In addition to a push for a ‘United States of Europe’ lead by Germany via the EU and its control over the ‘Troika’, calls for a ‘European Army’ have already been made in the past by member nations such as Poland and Italy. What may seem like science fiction or a joke nobody will take serious today is tomorrow’s reality, and as the addage goes: the truth is stranger than fiction. Although a lot of EU nations don’t like each other at the moment, the further integration of iron and clay (Daniel 2:43) continues to be their only solution. With Italy’s high involvement, and even with the Vatican, it’s reminiscent of the WWII era connection between the church and the German leadership. Or better yet, the Holy Roman Empire of the past.
Look for calls of a European Army to grow, especially as resurgent Russia is on the doorstep and the United States is suicidally fading away from the world stage. As with all nation building, the political structure comes first, then the economy. After the economy comes the military. The Fourth Reich is coming.
Italy will use its presidency of the European Union to push for a “United States of Europe,” the prime minister has said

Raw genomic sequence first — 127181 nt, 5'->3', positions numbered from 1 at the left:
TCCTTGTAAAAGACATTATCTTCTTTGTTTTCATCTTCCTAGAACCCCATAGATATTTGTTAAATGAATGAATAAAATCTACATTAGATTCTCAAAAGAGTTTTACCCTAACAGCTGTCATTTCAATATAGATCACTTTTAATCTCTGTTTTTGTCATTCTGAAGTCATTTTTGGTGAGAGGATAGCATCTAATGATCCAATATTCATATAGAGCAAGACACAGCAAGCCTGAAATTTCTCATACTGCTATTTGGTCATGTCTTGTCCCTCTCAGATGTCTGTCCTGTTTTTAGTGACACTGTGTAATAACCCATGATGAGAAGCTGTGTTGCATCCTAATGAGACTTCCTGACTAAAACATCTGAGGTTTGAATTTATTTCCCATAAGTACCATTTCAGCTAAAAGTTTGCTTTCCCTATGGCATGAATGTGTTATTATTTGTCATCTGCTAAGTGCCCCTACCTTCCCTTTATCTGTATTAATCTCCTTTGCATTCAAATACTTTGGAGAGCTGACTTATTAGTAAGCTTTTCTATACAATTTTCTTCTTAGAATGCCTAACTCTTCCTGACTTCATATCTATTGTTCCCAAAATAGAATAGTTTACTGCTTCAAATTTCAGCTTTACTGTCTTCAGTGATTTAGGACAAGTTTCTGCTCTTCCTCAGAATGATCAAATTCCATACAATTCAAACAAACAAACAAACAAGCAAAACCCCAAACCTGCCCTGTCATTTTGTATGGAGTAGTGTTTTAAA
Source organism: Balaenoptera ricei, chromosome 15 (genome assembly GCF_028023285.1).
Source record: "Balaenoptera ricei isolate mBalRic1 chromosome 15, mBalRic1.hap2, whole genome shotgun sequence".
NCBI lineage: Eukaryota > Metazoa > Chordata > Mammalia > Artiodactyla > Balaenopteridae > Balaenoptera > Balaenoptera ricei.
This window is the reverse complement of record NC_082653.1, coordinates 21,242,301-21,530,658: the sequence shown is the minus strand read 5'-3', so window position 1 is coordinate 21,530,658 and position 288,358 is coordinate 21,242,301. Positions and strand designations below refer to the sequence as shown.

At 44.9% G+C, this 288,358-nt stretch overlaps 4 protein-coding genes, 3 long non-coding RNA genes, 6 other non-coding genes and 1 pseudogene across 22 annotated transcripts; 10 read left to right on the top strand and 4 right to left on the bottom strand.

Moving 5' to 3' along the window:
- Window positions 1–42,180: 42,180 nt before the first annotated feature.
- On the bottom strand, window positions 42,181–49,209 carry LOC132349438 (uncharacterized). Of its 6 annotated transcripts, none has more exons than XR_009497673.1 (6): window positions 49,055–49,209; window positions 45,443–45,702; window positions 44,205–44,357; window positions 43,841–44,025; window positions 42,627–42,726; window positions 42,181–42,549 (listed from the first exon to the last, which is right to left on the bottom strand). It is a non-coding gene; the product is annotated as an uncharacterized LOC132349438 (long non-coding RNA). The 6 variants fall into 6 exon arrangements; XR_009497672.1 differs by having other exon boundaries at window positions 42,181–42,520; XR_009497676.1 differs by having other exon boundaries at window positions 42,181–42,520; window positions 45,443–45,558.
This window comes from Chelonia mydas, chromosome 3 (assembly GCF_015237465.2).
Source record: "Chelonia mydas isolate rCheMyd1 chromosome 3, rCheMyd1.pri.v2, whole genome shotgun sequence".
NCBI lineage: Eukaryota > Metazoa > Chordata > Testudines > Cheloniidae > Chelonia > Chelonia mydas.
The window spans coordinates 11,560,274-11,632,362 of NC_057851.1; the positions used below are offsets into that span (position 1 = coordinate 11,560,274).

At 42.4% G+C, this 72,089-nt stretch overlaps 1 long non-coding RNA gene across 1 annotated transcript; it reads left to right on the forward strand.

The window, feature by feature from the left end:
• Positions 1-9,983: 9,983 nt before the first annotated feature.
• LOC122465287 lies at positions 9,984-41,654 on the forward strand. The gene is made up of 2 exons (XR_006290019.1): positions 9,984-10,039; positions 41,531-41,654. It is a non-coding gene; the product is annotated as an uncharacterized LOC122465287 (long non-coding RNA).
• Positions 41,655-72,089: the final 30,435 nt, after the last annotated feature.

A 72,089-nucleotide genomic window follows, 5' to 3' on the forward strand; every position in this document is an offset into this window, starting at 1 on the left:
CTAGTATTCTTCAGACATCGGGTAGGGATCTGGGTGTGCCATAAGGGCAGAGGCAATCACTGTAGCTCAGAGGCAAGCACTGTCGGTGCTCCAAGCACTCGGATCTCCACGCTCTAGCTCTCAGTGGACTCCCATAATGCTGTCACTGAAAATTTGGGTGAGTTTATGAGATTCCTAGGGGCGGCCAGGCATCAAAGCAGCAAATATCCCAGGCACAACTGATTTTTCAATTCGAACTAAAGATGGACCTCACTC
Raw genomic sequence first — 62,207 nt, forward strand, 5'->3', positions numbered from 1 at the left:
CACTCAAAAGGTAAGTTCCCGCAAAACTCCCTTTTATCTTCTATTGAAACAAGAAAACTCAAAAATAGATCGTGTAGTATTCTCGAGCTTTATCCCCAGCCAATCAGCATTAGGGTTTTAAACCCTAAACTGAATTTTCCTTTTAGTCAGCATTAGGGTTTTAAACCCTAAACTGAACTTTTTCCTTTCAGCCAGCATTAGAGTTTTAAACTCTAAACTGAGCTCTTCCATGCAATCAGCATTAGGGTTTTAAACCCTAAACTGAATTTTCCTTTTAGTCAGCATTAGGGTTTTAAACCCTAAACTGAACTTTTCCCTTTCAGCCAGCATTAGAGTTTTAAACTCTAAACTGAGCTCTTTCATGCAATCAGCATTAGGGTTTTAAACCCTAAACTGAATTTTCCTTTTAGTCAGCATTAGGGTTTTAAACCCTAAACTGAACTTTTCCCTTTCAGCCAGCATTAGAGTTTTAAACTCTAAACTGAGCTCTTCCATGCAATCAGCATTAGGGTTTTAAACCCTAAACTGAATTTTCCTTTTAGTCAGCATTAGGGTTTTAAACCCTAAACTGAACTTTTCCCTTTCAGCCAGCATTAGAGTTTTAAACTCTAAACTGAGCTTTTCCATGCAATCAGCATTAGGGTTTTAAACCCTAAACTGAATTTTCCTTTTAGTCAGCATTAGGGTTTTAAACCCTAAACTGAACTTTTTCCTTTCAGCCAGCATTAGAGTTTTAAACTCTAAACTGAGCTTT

Matteo Renzi, the Italian prime minister, has said that Italy will push for a “United States of Europe” during its six-month EU presidency, in a move likely to raise hackles in Britain.
Launching an appeal to convince European leaders to show “that a stronger and more cohesive Europe is the only solution to the solve the problems of our time“, Mr Renzi said: “For my children’s future I dream, think and work for the United States of Europe.“
He further called for “courageous leaders” to work towards achieving that goal – something that Britain has always objected to. In 1988 Margaret Thatcher, then prime minister, dismissed the idea that the United States might be a model for the future of Europe and David Cameron is actively trying to prevent the election of a committed federalist, Jean-Claude Juncker, to the head of the European Commission.